Despite being very good, I don't think CBT solely caused such changes because I've only had 5 sessions and I was ranting for the initial 3 sessions. It's very weird because I expected that I would get more depressed due to the withdrawal symptoms & its debilitating impacts to daily life since pain is usually involved with negative neuroplasticity. And it's only been around 4 months since my sertraline overdose. 4 months isn't exactly a short amount of time, but considering how depression and anxiety had been accumulating throughout the course of my life, I think it's a bit short to induce such a great amount of change. 


To be honest, I think I feel better (mentally) even compared to my pre-depression era. I feel more cognitively refined, focused and motivated. I really want to find out how it happened, because it seems a bit too strange. I recently found out that one of my university lecturers is a brain researcher whose works are mainly focussed on neuroplasticity and its effects in humans. I think it would be worthwhile to ask some questions to him. 


Thanks for reading my long post, and I hope you have a good day!


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I think I know why my depression and anxiety went away.

I've observed myself for around a month after I wrote the previous post, and it seems like all my emotions have been blunted. 

It's very similar to the emotional numbness I've gone through as one of the side effects when I started taking sertraline last June.

I have no desires, I am not happy nor excited, but I'm not sad either - I feel very neutral all the time. 


I am not depressed nor anxious anymore because I no longer put much emotional significance to pretty much everything. 

It's as if my brain's unable to associate or link external stimuli with certain emotions. If I eat something sweet, I can detect that it's sugary - but that's it; there's no 'pleasure' derived from it.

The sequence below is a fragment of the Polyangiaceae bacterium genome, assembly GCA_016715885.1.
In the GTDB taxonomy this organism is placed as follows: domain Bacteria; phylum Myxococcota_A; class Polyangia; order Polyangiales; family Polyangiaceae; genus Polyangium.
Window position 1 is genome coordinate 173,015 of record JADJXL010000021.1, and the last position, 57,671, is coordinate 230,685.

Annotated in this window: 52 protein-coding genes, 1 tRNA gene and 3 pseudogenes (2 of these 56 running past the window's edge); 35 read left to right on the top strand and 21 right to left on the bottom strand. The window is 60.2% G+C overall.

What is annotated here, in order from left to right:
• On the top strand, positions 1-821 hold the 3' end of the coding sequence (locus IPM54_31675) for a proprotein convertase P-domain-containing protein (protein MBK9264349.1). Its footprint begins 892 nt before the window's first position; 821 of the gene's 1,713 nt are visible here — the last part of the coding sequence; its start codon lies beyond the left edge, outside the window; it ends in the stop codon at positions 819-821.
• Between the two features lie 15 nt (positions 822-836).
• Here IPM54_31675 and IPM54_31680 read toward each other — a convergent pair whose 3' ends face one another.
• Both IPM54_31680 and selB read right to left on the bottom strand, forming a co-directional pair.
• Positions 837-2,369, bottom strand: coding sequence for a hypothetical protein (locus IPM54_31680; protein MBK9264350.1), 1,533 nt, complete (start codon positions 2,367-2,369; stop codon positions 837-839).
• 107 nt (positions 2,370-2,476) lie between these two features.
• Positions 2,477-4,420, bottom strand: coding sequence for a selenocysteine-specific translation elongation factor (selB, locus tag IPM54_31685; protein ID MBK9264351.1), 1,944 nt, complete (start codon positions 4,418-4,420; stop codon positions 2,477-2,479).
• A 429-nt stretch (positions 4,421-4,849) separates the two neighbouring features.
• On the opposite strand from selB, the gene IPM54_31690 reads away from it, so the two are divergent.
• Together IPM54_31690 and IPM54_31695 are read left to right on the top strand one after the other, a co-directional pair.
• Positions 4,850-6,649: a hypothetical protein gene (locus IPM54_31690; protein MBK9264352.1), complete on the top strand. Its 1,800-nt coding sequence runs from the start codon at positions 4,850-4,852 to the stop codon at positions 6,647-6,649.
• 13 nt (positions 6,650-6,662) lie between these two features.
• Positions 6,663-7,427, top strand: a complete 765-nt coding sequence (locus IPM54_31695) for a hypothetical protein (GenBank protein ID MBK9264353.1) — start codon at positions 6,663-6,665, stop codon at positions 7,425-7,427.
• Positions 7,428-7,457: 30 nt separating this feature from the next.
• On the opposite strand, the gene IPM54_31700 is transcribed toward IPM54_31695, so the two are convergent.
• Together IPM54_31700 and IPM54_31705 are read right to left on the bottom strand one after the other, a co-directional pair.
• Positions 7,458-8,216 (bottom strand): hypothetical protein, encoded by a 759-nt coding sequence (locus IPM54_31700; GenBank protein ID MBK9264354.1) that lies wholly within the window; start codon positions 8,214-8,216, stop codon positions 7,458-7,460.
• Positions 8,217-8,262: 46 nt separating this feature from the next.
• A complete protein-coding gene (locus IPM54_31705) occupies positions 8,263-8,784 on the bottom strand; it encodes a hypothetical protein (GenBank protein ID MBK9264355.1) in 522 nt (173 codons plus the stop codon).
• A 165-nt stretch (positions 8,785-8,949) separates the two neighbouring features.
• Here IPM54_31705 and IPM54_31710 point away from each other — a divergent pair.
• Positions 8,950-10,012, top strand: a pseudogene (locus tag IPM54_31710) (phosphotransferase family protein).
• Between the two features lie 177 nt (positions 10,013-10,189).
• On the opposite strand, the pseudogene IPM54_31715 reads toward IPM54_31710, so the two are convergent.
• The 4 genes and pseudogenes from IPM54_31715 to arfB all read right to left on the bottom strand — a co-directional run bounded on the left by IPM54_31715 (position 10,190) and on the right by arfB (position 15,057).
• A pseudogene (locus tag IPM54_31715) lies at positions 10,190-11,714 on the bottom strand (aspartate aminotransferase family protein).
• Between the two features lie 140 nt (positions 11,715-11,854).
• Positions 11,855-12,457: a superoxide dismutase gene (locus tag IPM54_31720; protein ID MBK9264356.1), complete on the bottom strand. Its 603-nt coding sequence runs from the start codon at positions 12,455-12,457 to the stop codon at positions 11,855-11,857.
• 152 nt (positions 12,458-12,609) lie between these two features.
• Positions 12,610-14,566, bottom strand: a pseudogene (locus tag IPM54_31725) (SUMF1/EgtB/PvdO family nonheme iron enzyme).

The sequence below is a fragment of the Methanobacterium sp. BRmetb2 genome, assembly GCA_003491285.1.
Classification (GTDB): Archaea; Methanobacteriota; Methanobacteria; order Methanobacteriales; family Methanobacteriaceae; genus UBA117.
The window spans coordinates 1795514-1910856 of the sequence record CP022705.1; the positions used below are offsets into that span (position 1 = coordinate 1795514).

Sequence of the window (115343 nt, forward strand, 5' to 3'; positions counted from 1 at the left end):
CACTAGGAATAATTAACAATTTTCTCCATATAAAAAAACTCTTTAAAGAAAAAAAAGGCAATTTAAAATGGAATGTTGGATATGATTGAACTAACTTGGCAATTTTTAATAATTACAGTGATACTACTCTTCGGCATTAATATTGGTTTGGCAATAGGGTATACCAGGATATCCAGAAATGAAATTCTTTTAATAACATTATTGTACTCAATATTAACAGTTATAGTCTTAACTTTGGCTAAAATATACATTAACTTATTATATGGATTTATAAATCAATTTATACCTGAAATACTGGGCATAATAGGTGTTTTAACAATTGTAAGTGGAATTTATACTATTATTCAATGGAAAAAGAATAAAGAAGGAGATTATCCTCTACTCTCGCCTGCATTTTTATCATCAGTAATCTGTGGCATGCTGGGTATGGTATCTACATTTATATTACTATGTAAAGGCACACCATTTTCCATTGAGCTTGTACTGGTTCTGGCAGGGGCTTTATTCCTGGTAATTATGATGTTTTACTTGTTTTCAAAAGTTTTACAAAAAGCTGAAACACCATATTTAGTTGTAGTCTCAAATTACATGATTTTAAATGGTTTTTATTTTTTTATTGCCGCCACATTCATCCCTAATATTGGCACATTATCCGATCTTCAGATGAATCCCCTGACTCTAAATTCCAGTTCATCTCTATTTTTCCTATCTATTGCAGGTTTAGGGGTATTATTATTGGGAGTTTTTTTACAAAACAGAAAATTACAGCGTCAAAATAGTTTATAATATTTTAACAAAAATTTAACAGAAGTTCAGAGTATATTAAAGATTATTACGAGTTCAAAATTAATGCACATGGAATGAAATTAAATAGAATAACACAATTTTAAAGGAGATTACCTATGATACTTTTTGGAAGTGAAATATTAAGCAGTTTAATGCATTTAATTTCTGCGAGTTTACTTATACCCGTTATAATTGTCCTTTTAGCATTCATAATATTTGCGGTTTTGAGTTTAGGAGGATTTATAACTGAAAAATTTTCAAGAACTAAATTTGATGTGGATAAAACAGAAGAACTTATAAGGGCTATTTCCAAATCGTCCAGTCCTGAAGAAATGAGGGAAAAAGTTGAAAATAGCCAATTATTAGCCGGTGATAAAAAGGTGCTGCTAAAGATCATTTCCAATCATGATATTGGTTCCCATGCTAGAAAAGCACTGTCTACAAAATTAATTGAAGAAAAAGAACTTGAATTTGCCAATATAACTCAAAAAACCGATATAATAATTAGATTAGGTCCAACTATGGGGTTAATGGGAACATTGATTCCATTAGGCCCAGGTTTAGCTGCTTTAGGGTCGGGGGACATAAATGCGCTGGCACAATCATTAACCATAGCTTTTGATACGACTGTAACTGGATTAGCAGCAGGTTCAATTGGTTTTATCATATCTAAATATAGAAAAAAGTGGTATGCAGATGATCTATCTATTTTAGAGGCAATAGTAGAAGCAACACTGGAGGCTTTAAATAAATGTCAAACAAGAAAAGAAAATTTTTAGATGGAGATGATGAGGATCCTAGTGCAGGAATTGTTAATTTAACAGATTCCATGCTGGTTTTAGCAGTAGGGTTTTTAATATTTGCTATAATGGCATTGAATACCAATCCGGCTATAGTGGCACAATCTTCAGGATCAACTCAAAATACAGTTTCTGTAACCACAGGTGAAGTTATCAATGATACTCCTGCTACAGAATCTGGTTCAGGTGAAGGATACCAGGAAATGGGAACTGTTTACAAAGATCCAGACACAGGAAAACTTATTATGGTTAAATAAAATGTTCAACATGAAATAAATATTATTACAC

I don't really feel hunger nor satiety either - so I've been only eating one meal and a fruit a day for a while. 


It's so weird since I've been off the AD for more than 5 months and I did not expect something like this to happen again. I wonder how much sertraline has impacted my nervous systems and my brain. 


Anyways, whilst the emotional numbness gradually became stronger, I haven't been experiencing fibromyalgia-like symptoms much - yet I do recognise that neuromuscular issues I've had since my overdose are still persisting. They are manageable but still quite annoying - I have trouble extending my little and ring fingers and I get joint pains because they are clawed. I've been assigned to a neurologist, so hopefully, I'll be able to find the extent of the damage that AD has caused within a few months' time. 

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p&n, how are you doing?

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Hello @Altostrata, I'm doing well. Thank you for asking! 


I recently had a neurologist appointment and I was diagnosed with functional neurological disorder (FND). It makes so much sense now.

So, what I assume happened is that after the initial wave of serotonin syndrome, instead of the symptoms settling down, my nervous system started to use the disorderly movement pattern (such as tremor and clonus) when signalling and that 'pattern' got stuck. So I'll be retraining my brain (this sounds somewhat funny, but that's what they told me) to use the normal movement pattern when I get referred to a clinic that specialises in FND. 


Getting diagnosed with FND explains how things like chronic fatigue and fibromyalgia-like symptoms started to emerge late last year. I've read some articles about FND and they have so many similarities with CFS and fibromyalgia. 


I think I still have a long way to go, but since I know where I'm heading, I feel more positive now. 


I hope you have a lovely day!

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No, that makes sense. Our nervous systems get scrambled by withdrawal. It sounds like you've gotten some help in gentle unscrambling.